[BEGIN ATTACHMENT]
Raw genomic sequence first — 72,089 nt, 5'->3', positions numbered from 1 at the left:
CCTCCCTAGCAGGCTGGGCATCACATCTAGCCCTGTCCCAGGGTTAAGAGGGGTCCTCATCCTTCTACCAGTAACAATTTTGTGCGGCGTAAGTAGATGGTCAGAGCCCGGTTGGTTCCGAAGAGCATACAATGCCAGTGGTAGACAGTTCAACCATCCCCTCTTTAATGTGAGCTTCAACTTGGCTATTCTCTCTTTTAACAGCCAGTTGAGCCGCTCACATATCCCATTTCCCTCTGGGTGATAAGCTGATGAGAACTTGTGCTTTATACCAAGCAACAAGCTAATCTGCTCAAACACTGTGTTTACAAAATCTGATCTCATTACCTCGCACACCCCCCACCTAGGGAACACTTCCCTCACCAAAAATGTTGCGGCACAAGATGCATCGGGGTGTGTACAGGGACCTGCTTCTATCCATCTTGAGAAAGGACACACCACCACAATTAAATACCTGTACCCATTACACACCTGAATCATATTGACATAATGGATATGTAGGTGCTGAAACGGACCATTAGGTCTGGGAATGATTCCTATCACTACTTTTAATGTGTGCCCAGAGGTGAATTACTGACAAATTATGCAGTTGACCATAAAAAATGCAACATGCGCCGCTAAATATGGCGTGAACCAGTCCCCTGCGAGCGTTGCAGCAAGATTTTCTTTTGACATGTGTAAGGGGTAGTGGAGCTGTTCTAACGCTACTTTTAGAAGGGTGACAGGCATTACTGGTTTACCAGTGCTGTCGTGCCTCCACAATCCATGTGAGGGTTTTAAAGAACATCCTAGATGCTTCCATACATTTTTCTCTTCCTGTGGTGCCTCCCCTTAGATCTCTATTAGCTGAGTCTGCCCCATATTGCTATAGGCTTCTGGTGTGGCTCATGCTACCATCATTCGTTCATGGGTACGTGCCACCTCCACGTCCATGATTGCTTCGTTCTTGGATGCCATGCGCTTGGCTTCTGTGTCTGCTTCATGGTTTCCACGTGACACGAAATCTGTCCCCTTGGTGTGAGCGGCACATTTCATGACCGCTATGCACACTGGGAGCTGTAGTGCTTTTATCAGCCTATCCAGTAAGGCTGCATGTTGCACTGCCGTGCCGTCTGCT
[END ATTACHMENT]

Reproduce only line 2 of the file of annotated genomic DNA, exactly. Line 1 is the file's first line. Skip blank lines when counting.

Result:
CCTCCCTAGCAGGCTGGGCATCACATCTAGCCCTGTCCCAGGGTTAAGAGGGGTCCTCATCCTTCTACCAGTAACAATTTTGTGCGGCGTAAGTAGATGGTCAGAGCCCGGTTGGTTCCGAAGAGCATACAATGCCAGTGGTAGACAGTTCAACCATCCCCTCTTTAATGTGAGCTTCAACTTGGCTATTCTCTCTTTTAACAGCCAGTTGAGCCGCTCACATATCCCATTTCCCTCTGGGTGATAAGCTGATGAGAACTTGTGCTTTATACCAAGCAACAAGCTAATCTGCTCAAACACTGTGTTTACAAAATCTGATCTCATTACCTCGCACACCCCCCACCTAGGGAACACTTCCCTCACCAAAAATGTTGCGGCACAAGATGCATCGGGGTGTGTACAGGGACCTGCTTCTATCCATCTTGAGAAAGGACACACCACCACAATTAAATACCTGTACCCATTACACACCTGAATCATATTGACATAATGGATATGTAGGTGCTGAAACGGACCATTAGGTCTGGGAATGATTCCTATCACTACTTTTAATGTGTGCCCAGAGGTGAATTACTGACAAATTATGCAGTTGACCATAAAAAATGCAACATGCGCCGCTAAATATGGCGTGAACCAGTCCCCTGCGAGCGTTGCAGCAAGATTTTCTTTTGACATGTGTAAGGGGTAGTGGAGCTGTTCTAACGCTACTTTTAGAAGGGTGACAGGCATTACTGGTTTACCAGTGCTGTCGTGCCTCCACAATCCATGTGAGGGTTTTAAAGAACATCCTAGATGCTTCCATACATTTTTCTCTTCCTGTGGTGCCTCCCCTTAGATCTCTATTAGCTGAGTCTGCCCCATATTGCTATAGGCTTCTGGTGTGGCTCATGCTACCATCATTCGTTCATGGGTACGTGCCACCTCCACGTCCATGATTGCTTCGTTCTTGGATGCCATGCGCTTGGCTTCTGTGTCTGCTTCATGGTTTCCACGTGACACGAAATCTGTCCCCTTGGTGTGAGCGGCACATTTCATGACCGCTATGCACACTGGGAGCTGTAGTGCTTTTATCAGCCTATCCAGTAAGGCTGCATGTTGCACTGCCGTGCCGTCTGCT